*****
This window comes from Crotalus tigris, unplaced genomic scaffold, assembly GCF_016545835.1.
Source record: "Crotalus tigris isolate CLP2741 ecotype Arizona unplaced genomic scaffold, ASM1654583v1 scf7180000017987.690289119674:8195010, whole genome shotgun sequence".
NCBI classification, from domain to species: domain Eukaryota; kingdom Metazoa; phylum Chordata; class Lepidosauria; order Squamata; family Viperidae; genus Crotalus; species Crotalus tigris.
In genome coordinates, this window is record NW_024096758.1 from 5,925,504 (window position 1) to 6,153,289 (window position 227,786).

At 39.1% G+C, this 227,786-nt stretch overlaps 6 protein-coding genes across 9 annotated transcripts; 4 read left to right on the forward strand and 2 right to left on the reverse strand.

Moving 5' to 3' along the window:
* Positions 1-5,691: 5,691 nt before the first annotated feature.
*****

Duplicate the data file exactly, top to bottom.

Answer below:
This window comes from Crotalus tigris, unplaced genomic scaffold, assembly GCF_016545835.1.
Source record: "Crotalus tigris isolate CLP2741 ecotype Arizona unplaced genomic scaffold, ASM1654583v1 scf7180000017987.690289119674:8195010, whole genome shotgun sequence".
NCBI classification, from domain to species: domain Eukaryota; kingdom Metazoa; phylum Chordata; class Lepidosauria; order Squamata; family Viperidae; genus Crotalus; species Crotalus tigris.
In genome coordinates, this window is record NW_024096758.1 from 5,925,504 (window position 1) to 6,153,289 (window position 227,786).

At 39.1% G+C, this 227,786-nt stretch overlaps 6 protein-coding genes across 9 annotated transcripts; 4 read left to right on the forward strand and 2 right to left on the reverse strand.

Moving 5' to 3' along the window:
* Positions 1-5,691: 5,691 nt before the first annotated feature.